Thanks for visiting the Coastal Programs volunteer page, where you can browse current volunteer opportunities available through the Alabama Coastal Bird Stewardship Program (ALCBSP). You’ll find detailed season-specific volunteer job positions or listings for upcoming volunteer training events below. Please click on the corresponding link to sign up.
Need additional information? Email the Coastal Programs Coordinator.
Upcoming Volunteer Training Opportunities
Coastal Bird Identification 101
Here are more opportunities to learn your coastal birds with our coastal steward, Andrew Haffenden! Come on out to the beach and set up with Andrew as he teaches you the tricks of the trade towards identifying those tricky pipers and terns. Contact Andrew Haffenden for more details and to register.
Seasonal Volunteer Job Opportunities
As a Volunteer Steward, you’ll be the driving force behind protecting lower Alabama’s beach-nesting birds, the eyes, ears, and voice for coastal avian species on the edge of survival. This important volunteer opportunity entails a wide range of duties including the installation of symbolic fencing and signage at colonial nesting bird sites along beaches, as well as outreach to the beach-going public. As least tern or black skimmer colonies develop, Stewards will set up stations adjacent to the colony and at the water’s edge where they will observe and record data, engage with the public by allowing them to view the birds through spotting scopes, and encourage the public to avoid sensitive nesting areas. Stewards will be trained to collect these data for the Birmingham Audubon Coastal Senior Biologist, as well as monitor any disturbances. These “steward stations” will consist of a beach buggy (for transport to the colony site), a beach umbrella, a spotting scope, and binoculars. Volunteers must have the ability to walk and pull this buggy in the sand, and be on the beach during mid-day.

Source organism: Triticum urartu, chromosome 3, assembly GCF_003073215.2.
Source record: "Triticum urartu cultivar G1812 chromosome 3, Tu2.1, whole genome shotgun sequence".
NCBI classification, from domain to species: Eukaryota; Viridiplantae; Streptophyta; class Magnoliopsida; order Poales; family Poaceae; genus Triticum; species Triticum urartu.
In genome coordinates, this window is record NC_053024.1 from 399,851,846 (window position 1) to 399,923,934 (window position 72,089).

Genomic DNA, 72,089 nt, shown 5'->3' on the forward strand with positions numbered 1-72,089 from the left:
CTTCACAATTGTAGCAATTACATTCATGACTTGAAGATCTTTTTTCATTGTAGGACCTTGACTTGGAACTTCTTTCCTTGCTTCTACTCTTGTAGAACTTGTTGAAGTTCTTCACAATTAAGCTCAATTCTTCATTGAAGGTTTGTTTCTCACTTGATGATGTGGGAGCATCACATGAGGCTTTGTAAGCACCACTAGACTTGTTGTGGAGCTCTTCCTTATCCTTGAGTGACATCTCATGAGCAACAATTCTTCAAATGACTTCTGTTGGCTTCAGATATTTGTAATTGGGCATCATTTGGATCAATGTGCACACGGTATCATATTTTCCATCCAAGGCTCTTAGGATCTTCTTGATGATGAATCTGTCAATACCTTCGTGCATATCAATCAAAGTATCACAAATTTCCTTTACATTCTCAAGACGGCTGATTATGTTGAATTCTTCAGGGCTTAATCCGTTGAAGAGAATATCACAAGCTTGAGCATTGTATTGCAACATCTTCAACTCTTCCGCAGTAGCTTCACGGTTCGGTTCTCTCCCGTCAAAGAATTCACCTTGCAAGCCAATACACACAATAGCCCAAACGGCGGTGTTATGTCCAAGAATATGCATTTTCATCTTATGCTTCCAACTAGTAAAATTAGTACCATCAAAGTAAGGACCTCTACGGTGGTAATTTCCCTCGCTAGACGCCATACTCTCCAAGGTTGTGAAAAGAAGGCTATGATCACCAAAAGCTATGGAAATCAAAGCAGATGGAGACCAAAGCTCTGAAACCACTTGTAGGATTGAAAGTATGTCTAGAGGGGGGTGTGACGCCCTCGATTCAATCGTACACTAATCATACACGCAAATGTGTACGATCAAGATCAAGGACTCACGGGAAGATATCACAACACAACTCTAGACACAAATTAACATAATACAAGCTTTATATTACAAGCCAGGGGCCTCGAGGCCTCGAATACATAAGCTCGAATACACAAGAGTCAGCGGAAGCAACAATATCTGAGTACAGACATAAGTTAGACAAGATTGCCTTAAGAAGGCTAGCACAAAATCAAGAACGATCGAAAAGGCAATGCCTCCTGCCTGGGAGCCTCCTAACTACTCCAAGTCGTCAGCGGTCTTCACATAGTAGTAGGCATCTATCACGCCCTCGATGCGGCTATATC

Volunteer Surveyors play a significant role in implementing the Audubon Coastal Bird Survey Program (ALCBSP). This program was created in response to the Deepwater Horizon BP oil spill in 2010 to help scientists determine how sea-, shore-, and waterbirds were affected by the spill and to monitor their population numbers or densities over time. There are 12 survey locations across Mobile and Baldwin counties that require monitoring during the spring, fall, and winter. Trained volunteers will walk these linear transects (typically one mile in length) and record all birds observed there, along with metadata on habitat conditions during the survey. Ideally, volunteers should come with a baseline knowledge of coastal birds but will also have training opportunities and significant resources to help them be effective. Volunteers should have the ability to walk at least two miles along the beach in the early morning hours while observing the birds and habitat surrounding them.
Coastal Outreach Volunteer
Coastal Outreach volunteers will help facilitate the program’s objectives by helping at local and regional events, festivals, presentations, and birding trips throughout coastal Alabama. (See, for instance, the annual Alabama Coastal Bird Expo in Fairhope). Volunteers will assist staff at these events by helping to engage the public and by providing resources and information about our Coastal Program’s details and goals. They may also help staff prepare or assist with any hands-on activities or outreach. Our primary purpose is to connect individuals with our local habitats and to discuss the importance of beach-nesting bird protection and monitoring by developing a strong volunteer force to implement this work.
Coastal Field Volunteer
Coastal Field volunteers will work closely with the Birmingham Audubon Coastal Senior Biologist and Coastal Biological Technician to install symbolic fencing and signage around colonies in a timely manner in order to minimize disturbance at or near active nests. This position will require more detailed training to perform technical work such as re-sighting color bands on birds, counting bird species, estimating colony sizes, and determining breeding-pair densities of plovers, terns, and skimmers. This critical and highly sensitive work will always be performed in the presence of a Birmingham Audubon scientific staff member.
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